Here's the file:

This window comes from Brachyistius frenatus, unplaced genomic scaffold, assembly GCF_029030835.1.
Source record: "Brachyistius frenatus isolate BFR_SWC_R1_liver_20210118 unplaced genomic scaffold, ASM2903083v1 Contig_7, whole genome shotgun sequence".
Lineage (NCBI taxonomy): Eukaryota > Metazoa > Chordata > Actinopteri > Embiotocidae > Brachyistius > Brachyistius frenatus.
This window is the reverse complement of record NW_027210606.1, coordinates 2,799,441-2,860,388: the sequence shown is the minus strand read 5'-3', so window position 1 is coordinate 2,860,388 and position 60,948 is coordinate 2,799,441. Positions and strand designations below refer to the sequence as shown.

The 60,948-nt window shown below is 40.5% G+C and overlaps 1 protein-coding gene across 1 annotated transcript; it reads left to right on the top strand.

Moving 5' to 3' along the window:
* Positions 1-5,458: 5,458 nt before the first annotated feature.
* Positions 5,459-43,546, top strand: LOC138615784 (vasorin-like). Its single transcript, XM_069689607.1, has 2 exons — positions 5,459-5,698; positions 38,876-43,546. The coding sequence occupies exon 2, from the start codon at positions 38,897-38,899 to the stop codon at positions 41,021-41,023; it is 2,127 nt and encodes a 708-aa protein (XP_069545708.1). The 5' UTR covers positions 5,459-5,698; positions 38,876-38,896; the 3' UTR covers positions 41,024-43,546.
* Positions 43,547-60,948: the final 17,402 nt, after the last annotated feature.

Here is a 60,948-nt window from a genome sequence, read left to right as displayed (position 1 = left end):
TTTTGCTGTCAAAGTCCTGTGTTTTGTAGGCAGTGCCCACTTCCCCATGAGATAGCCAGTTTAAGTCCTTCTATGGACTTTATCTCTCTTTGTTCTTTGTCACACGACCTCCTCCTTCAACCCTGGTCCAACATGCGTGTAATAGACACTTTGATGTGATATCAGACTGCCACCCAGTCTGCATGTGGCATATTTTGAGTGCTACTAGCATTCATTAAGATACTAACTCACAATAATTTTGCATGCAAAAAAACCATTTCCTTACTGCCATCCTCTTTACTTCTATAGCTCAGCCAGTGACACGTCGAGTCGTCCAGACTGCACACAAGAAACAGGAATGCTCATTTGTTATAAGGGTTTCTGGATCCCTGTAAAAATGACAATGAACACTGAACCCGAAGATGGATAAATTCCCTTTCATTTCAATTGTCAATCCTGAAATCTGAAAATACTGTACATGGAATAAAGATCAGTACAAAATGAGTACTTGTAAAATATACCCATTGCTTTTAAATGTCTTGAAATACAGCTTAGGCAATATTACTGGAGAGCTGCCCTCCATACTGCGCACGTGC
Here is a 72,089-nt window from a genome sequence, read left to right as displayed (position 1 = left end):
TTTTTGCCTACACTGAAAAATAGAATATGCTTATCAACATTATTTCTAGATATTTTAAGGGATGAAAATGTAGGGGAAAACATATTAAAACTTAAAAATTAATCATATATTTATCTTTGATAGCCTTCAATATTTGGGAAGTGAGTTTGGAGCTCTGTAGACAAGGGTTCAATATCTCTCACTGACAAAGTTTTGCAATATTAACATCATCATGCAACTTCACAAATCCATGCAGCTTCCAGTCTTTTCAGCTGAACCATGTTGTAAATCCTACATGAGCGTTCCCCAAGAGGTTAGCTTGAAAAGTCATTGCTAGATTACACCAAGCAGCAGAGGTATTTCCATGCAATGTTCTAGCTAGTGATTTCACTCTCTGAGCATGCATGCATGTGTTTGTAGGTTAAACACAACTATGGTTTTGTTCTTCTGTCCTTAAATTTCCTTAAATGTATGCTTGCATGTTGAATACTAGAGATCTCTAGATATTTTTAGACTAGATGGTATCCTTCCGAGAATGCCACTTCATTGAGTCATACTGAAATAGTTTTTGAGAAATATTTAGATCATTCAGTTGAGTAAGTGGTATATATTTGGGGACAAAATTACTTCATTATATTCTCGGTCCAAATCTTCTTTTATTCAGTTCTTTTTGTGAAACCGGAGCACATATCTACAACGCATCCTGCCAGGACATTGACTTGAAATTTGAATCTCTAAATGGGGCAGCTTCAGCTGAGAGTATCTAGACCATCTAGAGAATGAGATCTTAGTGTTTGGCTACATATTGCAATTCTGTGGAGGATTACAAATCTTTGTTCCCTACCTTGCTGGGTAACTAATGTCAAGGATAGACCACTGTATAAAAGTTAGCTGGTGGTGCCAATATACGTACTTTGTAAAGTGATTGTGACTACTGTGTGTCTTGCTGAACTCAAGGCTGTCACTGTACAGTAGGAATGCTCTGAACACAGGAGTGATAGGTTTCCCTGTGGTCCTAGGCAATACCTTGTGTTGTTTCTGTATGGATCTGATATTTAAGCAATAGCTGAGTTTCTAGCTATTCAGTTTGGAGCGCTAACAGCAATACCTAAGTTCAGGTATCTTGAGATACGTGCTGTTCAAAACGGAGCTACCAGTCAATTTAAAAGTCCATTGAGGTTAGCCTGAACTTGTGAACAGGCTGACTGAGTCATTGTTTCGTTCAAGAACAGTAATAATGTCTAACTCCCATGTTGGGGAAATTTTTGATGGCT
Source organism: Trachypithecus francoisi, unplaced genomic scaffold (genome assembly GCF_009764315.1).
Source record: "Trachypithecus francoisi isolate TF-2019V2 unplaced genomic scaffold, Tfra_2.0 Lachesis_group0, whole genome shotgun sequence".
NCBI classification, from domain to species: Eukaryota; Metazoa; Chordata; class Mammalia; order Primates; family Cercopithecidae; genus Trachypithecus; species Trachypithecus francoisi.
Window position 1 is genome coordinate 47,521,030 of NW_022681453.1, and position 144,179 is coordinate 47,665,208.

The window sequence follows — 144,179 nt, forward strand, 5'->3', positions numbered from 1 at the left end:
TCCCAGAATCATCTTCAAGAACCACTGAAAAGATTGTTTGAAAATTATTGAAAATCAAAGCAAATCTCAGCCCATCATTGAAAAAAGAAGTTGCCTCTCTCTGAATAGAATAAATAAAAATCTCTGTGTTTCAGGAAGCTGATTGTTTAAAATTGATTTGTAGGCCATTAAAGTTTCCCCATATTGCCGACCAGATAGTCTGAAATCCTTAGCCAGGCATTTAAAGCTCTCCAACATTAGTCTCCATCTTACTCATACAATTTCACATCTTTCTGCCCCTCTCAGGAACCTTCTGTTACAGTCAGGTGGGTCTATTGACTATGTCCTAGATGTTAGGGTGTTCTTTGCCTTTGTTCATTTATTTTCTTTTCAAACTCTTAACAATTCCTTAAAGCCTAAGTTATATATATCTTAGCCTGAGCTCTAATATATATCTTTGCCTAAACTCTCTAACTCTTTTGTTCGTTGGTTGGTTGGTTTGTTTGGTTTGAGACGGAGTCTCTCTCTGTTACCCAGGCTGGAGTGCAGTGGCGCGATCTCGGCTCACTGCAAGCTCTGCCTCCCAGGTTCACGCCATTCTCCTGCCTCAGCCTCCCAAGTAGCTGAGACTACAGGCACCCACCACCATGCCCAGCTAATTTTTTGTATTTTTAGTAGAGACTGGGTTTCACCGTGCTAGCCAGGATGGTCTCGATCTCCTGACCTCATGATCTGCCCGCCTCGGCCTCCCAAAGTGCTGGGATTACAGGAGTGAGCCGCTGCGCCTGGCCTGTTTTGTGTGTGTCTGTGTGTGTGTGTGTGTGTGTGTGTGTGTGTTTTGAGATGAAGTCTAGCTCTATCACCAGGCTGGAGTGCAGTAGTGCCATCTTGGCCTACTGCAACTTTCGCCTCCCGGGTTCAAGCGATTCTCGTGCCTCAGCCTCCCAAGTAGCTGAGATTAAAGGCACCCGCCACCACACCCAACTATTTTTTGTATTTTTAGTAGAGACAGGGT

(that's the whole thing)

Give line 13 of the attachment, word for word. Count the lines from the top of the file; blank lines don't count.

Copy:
TTTTTGCCTACACTGAAAAATAGAATATGCTTATCAACATTATTTCTAGATATTTTAAGGGATGAAAATGTAGGGGAAAACATATTAAAACTTAAAAATTAATCATATATTTATCTTTGATAGCCTTCAATATTTGGGAAGTGAGTTTGGAGCTCTGTAGACAAGGGTTCAATATCTCTCACTGACAAAGTTTTGCAATATTAACATCATCATGCAACTTCACAAATCCATGCAGCTTCCAGTCTTTTCAGCTGAACCATGTTGTAAATCCTACATGAGCGTTCCCCAAGAGGTTAGCTTGAAAAGTCATTGCTAGATTACACCAAGCAGCAGAGGTATTTCCATGCAATGTTCTAGCTAGTGATTTCACTCTCTGAGCATGCATGCATGTGTTTGTAGGTTAAACACAACTATGGTTTTGTTCTTCTGTCCTTAAATTTCCTTAAATGTATGCTTGCATGTTGAATACTAGAGATCTCTAGATATTTTTAGACTAGATGGTATCCTTCCGAGAATGCCACTTCATTGAGTCATACTGAAATAGTTTTTGAGAAATATTTAGATCATTCAGTTGAGTAAGTGGTATATATTTGGGGACAAAATTACTTCATTATATTCTCGGTCCAAATCTTCTTTTATTCAGTTCTTTTTGTGAAACCGGAGCACATATCTACAACGCATCCTGCCAGGACATTGACTTGAAATTTGAATCTCTAAATGGGGCAGCTTCAGCTGAGAGTATCTAGACCATCTAGAGAATGAGATCTTAGTGTTTGGCTACATATTGCAATTCTGTGGAGGATTACAAATCTTTGTTCCCTACCTTGCTGGGTAACTAATGTCAAGGATAGACCACTGTATAAAAGTTAGCTGGTGGTGCCAATATACGTACTTTGTAAAGTGATTGTGACTACTGTGTGTCTTGCTGAACTCAAGGCTGTCACTGTACAGTAGGAATGCTCTGAACACAGGAGTGATAGGTTTCCCTGTGGTCCTAGGCAATACCTTGTGTTGTTTCTGTATGGATCTGATATTTAAGCAATAGCTGAGTTTCTAGCTATTCAGTTTGGAGCGCTAACAGCAATACCTAAGTTCAGGTATCTTGAGATACGTGCTGTTCAAAACGGAGCTACCAGTCAATTTAAAAGTCCATTGAGGTTAGCCTGAACTTGTGAACAGGCTGACTGAGTCATTGTTTCGTTCAAGAACAGTAATAATGTCTAACTCCCATGTTGGGGAAATTTTTGATGGCT